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In just 50 miles, the Middle River Water Trail passes through rolling hills and timbered river valley, past 80-foot-tall limestone outcroppings and fossil rock bars.

“People think there’s no wilderness left in Iowa, but they’ll find really cool wild places on the water trails,” Liechty says.

He also acknowledges that Middle River paddlers will see eroded riverbanks and areas where crops are planted to water’s edge. 

Liechty is not discouraged. “We have a long way to go to get our rivers in the shape they should be. The best way to get significant change is to get people out on the water to see the good and the bad.”

Water trails reconnect people with Iowa’s geologic and cultural history, says Hoogeveen, and when people get on the water, they become aware and come to care.

“Rivers have a lot to teach us. There’s a peace, a solitude, on the rivers that we don’t encounter in the real world.”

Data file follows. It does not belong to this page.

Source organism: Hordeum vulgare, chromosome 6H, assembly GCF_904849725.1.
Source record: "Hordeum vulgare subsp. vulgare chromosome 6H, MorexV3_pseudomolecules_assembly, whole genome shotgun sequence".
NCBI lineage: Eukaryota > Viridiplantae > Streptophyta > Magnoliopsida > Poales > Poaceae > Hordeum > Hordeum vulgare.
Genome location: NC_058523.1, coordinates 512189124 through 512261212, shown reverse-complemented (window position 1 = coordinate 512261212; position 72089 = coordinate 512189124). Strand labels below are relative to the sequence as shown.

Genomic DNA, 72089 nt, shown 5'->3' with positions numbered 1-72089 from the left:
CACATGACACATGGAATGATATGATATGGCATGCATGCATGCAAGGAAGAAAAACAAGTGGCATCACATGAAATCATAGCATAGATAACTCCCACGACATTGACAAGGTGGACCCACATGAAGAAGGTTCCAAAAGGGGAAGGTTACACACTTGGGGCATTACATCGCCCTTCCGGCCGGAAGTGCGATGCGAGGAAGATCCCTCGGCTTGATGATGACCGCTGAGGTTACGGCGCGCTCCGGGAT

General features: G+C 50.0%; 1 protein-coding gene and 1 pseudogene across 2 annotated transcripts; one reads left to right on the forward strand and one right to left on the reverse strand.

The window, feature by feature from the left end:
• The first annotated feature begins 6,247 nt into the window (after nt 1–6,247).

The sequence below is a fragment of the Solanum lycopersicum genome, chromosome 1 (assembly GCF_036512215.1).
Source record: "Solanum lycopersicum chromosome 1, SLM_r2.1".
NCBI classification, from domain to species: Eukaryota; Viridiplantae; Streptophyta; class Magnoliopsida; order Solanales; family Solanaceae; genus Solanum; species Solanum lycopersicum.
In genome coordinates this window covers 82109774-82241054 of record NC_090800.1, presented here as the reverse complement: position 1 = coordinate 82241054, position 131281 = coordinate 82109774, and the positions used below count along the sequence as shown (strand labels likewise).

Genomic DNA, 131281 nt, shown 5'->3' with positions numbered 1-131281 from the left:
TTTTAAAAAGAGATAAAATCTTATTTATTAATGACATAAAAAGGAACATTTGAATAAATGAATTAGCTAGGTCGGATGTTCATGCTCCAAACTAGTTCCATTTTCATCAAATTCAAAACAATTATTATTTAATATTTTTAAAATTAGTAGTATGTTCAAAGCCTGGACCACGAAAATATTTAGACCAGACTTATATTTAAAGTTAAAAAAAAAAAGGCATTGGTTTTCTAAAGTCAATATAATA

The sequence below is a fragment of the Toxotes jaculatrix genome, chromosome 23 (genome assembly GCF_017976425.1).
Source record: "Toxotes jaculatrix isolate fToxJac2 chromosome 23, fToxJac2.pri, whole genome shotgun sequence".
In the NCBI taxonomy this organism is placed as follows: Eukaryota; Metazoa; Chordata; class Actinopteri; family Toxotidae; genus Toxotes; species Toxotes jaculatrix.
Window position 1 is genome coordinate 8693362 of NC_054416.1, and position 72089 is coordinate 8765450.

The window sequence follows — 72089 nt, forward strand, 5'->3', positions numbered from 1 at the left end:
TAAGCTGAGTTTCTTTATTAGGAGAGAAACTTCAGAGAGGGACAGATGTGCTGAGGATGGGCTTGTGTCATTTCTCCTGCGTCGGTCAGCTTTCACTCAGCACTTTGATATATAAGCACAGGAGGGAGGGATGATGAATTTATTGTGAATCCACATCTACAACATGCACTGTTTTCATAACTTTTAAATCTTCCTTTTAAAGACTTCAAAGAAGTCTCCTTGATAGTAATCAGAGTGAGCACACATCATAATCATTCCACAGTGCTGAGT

Iowa has 10 different sub-ecoregions, each including unique landforms, soils, and features. State-designated water trails are already in six of the ecoregions.

Top photo courtesy Todd Robertson. Photo at right courtesy Madison County Conservation Board

Gerry Rowland’s passion continues to propel Iowa’s connection to its vast water resources. “My vision is to see the entire Des Moines River, all 404 miles from Estherville to Keokuk, a designated water trail.”  

Row Your Boat

Learn more about Iowa’s water trail projects and find maps and paddler resources on the DNR website: > Recreation > Canoeing & Kayaking > Water Trails.

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